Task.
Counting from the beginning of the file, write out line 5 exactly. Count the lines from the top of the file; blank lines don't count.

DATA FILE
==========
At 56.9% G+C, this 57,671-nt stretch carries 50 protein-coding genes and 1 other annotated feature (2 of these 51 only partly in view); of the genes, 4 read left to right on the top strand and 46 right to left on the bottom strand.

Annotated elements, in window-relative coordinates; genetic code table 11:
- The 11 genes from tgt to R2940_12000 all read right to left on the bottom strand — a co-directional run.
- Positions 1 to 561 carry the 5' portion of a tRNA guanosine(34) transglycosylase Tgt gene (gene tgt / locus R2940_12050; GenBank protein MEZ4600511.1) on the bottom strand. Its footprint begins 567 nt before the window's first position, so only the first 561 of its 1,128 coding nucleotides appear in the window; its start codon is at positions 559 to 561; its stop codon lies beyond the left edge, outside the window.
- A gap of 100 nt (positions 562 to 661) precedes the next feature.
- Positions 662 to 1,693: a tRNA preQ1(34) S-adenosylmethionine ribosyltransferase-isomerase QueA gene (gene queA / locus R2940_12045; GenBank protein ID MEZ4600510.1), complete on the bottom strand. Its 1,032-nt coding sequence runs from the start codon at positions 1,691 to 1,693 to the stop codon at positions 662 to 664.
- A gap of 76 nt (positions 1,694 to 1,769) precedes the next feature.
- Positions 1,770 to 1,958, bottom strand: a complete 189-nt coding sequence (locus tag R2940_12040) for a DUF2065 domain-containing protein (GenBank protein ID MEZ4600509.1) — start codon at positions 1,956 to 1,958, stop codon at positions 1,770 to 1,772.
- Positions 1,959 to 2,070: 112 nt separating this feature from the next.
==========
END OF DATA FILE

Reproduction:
- A gap of 100 nt (positions 562 to 661) precedes the next feature.